View Full Version : Flatwing how-to

06-08-2009, 07:05 PM
A few weeks ago I promised a step by step on tying these, but didn't get a chance to put one together until now. Fishing too much. Sorry for the camera shake, I need to get some better lighting or a tripod.
I'll be tying my own pattern, the gin clear, because I was running low on them. The construction is basically the same for any other flatwing. I am using a #10 mustad 3665a. Usually these flies are tied much smaller than typical featherwings, not much bigger than 2 inches or so, or a #6 hook. I also am using a thin, penetrating head cement, which I consider essential for durable flies. There are several good brands out there but I like the Griff's.
Start off by wrapping a thread base. Leave the head area bare.
Tie in red schlappen for the tail, twice as long as the hook bend. Wrap it up to the head area to insure a smooth body.
Copper tinsel body.
Red schlappen for the throat.
Next is the underwing, which in very helpful in keeping the wing in the correct position. Sometimes it is a good idea to add one even if the pattern doesn't call for it. For this pattern it is sparse olive bucktail over sparse white bucktail. Keep it SPARSE.
Add a drop of thin head cement. This is always a good idea when tying in hair. Next comes the wing. Sort through the bag of olive mallard flank until you find one that is the right size. You want a feather that is as long as the hook and about 1/3 as wide, once the fuzzy fibers at the base have been stripped.
Tie the flank feather in right at the point where the fibers have been stripped. Give it 4 wraps or so and make sure it is centered above the hook shank.
Now pull the feather forward slightly, about 1/8" and add a drop of the thin head cement. wait a minute for it to dry before triimming off the feather stem.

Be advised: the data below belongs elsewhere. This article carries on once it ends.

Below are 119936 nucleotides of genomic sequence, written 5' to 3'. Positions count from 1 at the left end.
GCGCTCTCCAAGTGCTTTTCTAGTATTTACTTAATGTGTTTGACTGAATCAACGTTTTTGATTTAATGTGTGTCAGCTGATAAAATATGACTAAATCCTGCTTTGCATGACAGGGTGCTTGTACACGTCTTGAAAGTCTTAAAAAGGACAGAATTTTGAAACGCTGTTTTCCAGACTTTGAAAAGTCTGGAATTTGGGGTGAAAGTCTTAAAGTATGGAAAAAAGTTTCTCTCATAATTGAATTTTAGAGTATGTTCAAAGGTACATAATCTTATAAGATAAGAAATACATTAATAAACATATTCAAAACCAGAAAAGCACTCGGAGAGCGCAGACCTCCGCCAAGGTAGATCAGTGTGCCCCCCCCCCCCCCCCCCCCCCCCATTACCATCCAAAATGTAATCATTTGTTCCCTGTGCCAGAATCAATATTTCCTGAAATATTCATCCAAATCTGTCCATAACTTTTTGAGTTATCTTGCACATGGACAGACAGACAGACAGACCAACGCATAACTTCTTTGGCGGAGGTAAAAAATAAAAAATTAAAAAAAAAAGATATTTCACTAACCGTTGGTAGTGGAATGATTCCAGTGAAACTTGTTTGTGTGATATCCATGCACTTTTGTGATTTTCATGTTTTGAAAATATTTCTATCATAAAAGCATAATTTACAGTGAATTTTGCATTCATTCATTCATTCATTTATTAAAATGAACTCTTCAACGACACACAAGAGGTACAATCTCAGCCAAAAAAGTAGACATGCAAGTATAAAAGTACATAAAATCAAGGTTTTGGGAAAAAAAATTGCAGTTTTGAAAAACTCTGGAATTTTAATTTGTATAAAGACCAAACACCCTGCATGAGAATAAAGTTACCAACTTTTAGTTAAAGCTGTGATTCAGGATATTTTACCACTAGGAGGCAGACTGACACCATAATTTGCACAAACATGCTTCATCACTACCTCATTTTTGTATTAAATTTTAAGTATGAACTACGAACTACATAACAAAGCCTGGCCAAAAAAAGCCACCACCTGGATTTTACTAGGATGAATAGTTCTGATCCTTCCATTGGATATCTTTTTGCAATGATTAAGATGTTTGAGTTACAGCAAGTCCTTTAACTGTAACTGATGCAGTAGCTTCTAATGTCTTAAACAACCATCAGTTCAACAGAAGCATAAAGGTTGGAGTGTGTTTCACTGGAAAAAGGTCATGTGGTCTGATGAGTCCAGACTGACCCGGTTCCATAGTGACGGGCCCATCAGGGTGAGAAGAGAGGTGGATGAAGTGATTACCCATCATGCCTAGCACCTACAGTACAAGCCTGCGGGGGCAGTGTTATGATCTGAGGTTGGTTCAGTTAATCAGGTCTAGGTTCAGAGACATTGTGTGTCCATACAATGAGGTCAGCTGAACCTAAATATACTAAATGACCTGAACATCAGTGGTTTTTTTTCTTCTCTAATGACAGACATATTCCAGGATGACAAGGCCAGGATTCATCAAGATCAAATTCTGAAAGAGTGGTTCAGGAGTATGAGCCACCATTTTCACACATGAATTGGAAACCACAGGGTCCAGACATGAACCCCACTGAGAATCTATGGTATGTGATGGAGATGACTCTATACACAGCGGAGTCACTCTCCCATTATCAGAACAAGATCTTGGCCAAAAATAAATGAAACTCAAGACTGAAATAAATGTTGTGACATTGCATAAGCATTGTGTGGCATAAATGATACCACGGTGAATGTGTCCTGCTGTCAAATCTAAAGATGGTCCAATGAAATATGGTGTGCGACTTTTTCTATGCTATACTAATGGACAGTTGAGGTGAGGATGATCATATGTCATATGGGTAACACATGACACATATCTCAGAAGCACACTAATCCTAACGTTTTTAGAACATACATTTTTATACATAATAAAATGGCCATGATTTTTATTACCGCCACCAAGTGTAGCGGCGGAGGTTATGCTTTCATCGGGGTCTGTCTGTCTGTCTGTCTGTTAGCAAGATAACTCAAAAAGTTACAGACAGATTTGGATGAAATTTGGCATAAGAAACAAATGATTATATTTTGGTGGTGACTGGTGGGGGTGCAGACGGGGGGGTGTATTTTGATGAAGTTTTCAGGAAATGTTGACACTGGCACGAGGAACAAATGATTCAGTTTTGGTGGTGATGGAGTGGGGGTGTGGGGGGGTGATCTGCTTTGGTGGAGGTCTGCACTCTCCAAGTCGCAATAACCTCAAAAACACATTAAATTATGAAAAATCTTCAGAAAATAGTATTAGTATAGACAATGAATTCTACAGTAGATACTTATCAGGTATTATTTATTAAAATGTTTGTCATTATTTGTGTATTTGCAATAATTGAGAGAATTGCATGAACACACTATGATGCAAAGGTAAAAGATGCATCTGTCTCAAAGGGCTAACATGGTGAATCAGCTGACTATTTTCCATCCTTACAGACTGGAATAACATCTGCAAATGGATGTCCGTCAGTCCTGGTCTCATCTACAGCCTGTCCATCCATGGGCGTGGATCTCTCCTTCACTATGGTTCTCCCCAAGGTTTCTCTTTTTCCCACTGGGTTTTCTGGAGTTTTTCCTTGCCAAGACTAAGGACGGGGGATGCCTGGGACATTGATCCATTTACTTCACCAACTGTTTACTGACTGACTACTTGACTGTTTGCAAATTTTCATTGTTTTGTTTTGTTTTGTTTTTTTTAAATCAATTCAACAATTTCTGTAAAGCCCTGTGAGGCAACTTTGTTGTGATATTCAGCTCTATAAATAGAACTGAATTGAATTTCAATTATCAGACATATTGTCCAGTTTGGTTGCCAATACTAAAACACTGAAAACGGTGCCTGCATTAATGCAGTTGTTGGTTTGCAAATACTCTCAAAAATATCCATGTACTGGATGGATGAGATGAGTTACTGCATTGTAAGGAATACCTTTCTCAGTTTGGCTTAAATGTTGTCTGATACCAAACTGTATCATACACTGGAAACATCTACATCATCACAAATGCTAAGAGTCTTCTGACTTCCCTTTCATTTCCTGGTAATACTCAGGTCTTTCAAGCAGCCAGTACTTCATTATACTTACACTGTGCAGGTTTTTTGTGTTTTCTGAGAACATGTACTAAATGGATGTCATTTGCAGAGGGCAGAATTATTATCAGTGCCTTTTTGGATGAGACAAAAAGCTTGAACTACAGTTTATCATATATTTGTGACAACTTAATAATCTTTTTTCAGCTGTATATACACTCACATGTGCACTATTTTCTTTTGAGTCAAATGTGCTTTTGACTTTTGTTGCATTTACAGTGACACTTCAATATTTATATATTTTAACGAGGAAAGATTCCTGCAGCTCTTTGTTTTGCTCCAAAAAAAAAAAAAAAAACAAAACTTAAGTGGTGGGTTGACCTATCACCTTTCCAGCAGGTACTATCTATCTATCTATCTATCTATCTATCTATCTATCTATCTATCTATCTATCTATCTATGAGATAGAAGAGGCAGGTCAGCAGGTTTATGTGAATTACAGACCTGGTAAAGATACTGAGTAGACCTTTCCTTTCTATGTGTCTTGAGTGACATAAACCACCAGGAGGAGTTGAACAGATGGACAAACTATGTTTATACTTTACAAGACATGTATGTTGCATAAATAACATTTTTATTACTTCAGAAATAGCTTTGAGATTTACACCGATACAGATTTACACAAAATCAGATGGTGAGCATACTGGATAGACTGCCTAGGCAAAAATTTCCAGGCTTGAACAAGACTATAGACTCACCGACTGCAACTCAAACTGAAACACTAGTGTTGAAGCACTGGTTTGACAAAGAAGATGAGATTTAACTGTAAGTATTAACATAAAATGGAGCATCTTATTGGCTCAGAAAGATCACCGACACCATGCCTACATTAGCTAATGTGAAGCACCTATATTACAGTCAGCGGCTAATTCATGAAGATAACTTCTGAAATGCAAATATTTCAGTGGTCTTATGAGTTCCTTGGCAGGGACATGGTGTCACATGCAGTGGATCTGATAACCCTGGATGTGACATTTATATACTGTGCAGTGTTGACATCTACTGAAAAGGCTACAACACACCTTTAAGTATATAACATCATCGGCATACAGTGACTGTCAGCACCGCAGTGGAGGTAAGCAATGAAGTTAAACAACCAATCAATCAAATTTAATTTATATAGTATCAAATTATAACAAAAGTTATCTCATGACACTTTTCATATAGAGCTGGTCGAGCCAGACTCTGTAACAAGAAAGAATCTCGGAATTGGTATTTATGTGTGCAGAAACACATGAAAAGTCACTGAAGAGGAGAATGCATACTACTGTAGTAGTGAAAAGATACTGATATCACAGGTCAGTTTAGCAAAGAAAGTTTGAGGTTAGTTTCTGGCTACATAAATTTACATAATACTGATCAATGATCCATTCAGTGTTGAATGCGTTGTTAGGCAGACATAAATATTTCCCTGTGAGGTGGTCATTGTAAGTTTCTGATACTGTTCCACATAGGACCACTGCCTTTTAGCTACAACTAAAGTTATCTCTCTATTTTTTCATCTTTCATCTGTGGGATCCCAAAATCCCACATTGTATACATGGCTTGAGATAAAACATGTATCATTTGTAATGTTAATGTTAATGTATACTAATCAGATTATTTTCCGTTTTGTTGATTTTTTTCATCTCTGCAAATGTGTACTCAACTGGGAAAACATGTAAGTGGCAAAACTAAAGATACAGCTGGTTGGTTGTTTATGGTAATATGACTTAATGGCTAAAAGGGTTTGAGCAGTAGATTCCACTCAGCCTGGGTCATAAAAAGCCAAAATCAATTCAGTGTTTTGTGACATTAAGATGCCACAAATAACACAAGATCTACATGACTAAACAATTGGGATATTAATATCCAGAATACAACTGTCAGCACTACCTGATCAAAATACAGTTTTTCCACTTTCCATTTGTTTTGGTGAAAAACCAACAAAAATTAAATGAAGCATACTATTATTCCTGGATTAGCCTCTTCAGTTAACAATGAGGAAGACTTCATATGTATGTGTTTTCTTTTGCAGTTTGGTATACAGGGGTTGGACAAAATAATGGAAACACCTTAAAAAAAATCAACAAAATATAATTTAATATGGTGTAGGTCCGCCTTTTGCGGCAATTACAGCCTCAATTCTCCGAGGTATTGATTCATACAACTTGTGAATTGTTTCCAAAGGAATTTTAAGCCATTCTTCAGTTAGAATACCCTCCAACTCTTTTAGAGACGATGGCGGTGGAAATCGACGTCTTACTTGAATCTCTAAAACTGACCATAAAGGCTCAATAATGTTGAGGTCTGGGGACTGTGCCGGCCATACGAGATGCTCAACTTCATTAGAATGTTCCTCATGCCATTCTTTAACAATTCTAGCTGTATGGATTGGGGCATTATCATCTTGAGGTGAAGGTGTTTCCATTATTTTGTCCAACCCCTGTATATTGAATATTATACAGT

Make a nice bullet shaped head and whip finish. Here are the proportions of the finished fly.
You can finish the head as you see fit. I like thin head cement, followed by thick head cement, followed by 2 coats of clear nail polish. Combined with the use of the thin cement during the tying, this will give you an extremely durable fly, and keep the flank feather from pulling loose. The duck feathers are very oily and this can be difficult to avoid.

06-08-2009, 07:29 PM
Thanks for posting this.

06-08-2009, 07:46 PM
Very nice tie

06-09-2009, 10:46 AM
Matt - you been having alot of luck with them?

06-09-2009, 11:01 AM
Very nice tie.... I like flat wings in slower moving water, because they impart a great motion.

I like the colors of that one as well, very similar to a Kenebago muddler, minus the very sparse deer head.

06-09-2009, 04:17 PM
Matt - you been having alot of luck with them?
I haven't been fishing anywhere where this fly excels (clear water) since early season. The ponds I was at this past weekend were somewhat off color and I caught all my fish on the kennebago special (the Edson one).

Trout Bum
06-13-2009, 10:28 PM

I am always interested in learning about new patterns, especially ones with "Kennebago" in their name. What is the pattern for the Kennebago Special (the Edson one)?

Thanks in advance

06-16-2009, 03:24 PM